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|Title:||The prognostic impact of consensus molecular subtypes (CMS) and its predictive effects for bevacizumab benefit in metastatic colorectal cancer: molecular analysis of the AGITG MAX clinical trial|
|Citation:||Annals of Oncology, 2018; 29(11):2240-2246|
|Publisher:||Oxford University Press|
|J.K. Mooi, P. Wirapati, R. Asher, C.K. Lee, P. Savas, T.J. Price, A. Townsend, J. Hardingham, D. Buchanan, D. Williams, S. Tejpar, J.M. Mariadason, N.C. Tebbutt|
|Abstract:||Background: The consensus molecular subtypes (CMS) is a transcriptome-based classification of colorectal cancer (CRC) initially described in early-stage cohorts, but the associations of CMS with treatment outcomes in the metastatic setting are yet to be established. This study aimed to evaluate the prognostic impact of CMS classification and its predictive effects for bevacizumab benefit in metastatic CRC by correlative analysis of the AGITG MAX trial. Patients and Methods: The MAX trial previously reported improved progression-free survival (PFS) for the addition of bevacizumab (B) to chemotherapy [capecitabine (C)±mitomycin (M)]. Archival primary tumours from 237 patients (50% of trial population) underwent gene expression profiling and classification into CMS groups. CMS groups were correlated to PFS and overall survival (OS). The interaction of CMS with treatment was assessed by proportional hazards model. Results: The distribution of CMS in MAX were CMS1 18%, CMS2 47%, CMS3 12%, CMS4 23%. CMS1 was the predominant subtype in right-sided primary tumours, while CMS2 was the predominant subtype in left-sided. CMS was prognostic of OS (P = 0.008), with CMS2 associated with the best outcome and CMS1 the worst. CMS remained an independent prognostic factor in a multivariate analysis. There was a significant interaction between CMS and treatment (P-interaction = 0.03), for PFS, with hazard ratios (95% CI) for CB+CBM versus C arms in CMS1, 2, 3 and 4: 0.83 (0.43-1.62), 0.50 (0.33-0.76), 0.31 (0.13-0.75) and 1.24 (0.68-2.25), respectively. Conclusions: This exploratory study found that CMS stratified OS outcomes in metastatic CRC regardless of first-line treatment, with prognostic effects of CMS groups distinct from those previously reported in early-stage cohorts. In CMS associations with treatment, CMS2 and possibly CMS3 tumours may preferentially benefit from the addition of bevacizumab to first-line capecitabine-based chemotherapy, compared with other CMS groups. Validation of these findings in additional cohorts is warranted.|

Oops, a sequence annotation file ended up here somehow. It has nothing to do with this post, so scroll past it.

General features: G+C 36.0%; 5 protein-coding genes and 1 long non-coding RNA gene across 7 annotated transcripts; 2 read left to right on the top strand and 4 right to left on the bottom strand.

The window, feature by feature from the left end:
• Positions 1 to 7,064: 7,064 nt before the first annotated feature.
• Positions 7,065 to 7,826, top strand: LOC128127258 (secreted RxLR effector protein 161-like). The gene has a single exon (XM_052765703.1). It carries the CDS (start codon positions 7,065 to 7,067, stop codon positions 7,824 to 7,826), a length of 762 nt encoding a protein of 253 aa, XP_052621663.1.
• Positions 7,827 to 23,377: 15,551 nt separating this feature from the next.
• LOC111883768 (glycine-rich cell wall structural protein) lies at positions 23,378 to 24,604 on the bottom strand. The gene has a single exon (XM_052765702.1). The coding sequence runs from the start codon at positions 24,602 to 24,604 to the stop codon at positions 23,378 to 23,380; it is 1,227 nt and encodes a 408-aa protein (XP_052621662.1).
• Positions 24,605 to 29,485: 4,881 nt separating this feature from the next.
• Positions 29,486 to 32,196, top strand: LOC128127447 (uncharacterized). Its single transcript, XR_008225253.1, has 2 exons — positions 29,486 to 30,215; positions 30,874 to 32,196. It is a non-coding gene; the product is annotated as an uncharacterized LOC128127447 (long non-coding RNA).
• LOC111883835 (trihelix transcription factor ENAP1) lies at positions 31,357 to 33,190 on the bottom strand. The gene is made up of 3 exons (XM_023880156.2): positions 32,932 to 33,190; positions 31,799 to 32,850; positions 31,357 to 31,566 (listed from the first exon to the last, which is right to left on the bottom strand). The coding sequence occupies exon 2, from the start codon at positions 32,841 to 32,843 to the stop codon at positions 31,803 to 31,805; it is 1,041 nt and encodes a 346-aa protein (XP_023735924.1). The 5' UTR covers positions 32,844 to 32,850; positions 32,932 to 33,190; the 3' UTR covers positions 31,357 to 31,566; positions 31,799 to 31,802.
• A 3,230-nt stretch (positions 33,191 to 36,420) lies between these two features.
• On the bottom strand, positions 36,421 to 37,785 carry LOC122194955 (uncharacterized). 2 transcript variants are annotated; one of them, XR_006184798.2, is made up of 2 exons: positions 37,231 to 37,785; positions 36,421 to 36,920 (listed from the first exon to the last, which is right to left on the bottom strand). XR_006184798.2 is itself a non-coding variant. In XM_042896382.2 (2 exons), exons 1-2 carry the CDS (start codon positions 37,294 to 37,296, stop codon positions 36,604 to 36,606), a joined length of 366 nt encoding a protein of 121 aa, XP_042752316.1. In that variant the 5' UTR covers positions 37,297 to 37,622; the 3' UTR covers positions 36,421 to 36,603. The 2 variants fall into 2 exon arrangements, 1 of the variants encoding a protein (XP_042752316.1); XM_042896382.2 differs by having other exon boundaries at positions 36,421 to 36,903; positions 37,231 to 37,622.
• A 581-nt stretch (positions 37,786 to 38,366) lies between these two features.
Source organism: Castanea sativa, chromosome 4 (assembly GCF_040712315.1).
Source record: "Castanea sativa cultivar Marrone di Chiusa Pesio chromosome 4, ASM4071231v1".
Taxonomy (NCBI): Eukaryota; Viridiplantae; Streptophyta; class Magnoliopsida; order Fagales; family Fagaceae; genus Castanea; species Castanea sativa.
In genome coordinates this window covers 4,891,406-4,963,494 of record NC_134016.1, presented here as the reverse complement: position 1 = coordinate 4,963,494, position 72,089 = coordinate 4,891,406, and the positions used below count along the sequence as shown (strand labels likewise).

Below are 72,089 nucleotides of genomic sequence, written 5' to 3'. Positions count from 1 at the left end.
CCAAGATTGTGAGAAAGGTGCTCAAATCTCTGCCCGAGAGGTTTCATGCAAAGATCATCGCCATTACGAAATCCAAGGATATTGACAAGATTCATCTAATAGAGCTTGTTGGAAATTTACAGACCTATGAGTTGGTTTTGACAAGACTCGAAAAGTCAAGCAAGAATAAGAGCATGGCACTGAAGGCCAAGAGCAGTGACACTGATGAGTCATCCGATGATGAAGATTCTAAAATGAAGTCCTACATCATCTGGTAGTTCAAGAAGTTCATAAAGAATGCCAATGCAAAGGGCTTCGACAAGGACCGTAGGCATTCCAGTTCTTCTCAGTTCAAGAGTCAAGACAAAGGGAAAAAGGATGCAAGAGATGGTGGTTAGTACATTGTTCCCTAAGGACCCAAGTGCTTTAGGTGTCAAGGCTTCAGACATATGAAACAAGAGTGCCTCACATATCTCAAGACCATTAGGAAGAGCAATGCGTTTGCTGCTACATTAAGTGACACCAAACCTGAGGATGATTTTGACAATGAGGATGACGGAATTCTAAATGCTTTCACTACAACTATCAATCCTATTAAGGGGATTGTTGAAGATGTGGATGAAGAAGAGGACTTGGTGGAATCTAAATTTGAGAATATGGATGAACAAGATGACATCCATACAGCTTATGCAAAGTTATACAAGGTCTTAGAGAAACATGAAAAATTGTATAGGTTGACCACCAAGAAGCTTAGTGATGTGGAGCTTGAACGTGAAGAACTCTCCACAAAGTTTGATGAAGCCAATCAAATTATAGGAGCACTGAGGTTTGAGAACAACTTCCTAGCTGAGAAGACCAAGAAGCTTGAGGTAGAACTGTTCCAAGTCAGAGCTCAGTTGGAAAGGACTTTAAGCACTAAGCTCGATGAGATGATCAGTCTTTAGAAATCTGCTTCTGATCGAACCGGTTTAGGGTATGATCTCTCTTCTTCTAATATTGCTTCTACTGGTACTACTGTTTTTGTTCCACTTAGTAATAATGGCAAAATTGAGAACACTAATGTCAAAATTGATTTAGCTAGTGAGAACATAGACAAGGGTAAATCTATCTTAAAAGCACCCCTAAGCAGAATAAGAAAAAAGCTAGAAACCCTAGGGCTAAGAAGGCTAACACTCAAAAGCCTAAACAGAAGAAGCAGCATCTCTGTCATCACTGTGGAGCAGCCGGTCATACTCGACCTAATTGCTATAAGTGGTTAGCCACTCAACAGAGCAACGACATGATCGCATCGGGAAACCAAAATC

|Keywords:||Consensus molecular subtypes; metastatic colorectal cancer; bevacizumab; prognostic; predictive; biomarkers|
|Rights:||© The Author(s) 2018. Published by Oxford University Press on behalf of the European Society for Medical Oncology. All rights reserved. For permissions, please email: firstname.lastname@example.org.|
|Appears in Collections:||Medicine publications|
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